Friday, September 7, 2012

On Roombas

Great sentences from Steve Sailer:
Robot & Frank raises the metaphysical question of what makes something human. Can simulacra easily manipulate our emotions? Can we actually care about things that can only pretend to care back?
The answer is yes. For instance, people who buy Roomba vacuum-cleaner robots frequently develop parental feelings toward their faithful—if often inept—servitors. Why do humans feel more warmly toward their Roombas than toward their dishwashers? The key emotional triggers are that Roombas move on their own, try hard, aren’t very bright, and they need much guidance and grooming. They’re like small children who love doing their chores.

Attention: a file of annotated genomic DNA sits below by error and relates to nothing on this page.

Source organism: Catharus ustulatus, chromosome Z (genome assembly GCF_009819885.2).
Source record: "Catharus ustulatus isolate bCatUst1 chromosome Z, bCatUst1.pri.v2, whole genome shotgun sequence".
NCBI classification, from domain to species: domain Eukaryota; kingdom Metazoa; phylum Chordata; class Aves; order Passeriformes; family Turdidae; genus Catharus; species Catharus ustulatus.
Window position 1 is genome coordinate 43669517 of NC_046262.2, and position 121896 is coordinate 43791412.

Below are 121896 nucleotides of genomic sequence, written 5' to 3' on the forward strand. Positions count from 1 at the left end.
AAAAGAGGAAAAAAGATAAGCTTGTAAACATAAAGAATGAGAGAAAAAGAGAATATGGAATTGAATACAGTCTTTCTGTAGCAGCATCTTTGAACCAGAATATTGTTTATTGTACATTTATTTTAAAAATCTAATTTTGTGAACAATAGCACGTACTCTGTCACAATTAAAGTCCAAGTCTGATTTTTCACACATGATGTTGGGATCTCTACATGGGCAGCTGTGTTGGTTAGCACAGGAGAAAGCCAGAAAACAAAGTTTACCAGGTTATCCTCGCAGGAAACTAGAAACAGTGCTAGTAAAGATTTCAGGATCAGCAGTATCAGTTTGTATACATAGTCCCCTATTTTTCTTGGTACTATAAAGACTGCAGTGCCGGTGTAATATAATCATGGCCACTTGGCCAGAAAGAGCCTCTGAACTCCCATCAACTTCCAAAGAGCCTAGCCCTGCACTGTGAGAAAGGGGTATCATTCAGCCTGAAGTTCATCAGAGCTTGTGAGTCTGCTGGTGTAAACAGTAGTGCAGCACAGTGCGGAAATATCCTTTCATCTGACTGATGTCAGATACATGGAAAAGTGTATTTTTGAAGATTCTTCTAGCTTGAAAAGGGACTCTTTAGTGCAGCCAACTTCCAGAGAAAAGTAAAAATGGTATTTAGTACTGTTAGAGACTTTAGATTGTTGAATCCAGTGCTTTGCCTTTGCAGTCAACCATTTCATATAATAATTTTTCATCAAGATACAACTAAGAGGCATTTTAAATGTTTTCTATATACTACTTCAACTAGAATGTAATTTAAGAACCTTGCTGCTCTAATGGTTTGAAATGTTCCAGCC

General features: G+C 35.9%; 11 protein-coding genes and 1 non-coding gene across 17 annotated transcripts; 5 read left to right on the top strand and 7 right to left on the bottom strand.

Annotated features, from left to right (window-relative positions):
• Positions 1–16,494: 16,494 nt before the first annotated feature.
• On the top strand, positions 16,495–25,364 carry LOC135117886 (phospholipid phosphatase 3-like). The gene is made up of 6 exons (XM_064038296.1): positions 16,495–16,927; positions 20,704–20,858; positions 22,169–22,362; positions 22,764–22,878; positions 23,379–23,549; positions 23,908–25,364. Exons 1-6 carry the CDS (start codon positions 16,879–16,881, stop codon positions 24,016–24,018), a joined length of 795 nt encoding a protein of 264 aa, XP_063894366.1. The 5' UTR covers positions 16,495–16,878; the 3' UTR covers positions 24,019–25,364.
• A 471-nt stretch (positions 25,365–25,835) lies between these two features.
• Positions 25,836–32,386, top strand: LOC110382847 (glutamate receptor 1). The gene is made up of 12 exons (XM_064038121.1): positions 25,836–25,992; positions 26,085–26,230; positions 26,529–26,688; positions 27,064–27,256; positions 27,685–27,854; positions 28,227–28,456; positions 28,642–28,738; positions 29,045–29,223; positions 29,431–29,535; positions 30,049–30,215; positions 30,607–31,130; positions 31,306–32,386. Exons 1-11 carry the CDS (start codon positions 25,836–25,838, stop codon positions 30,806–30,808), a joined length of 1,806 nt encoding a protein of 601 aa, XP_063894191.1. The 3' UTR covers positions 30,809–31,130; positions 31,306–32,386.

The specific emotional response isn't the same from person to person. I call my Roomba 'The Cleaning Lady', and tend to get irritated when it inevitably gets caught on clothes or cords on the floor.

But the level of emotional involvement is indeed much higher, exactly as Sailer notes. The satisfaction from not having to do the vacuuming is way higher than the satisfaction from having to clean the dishes.

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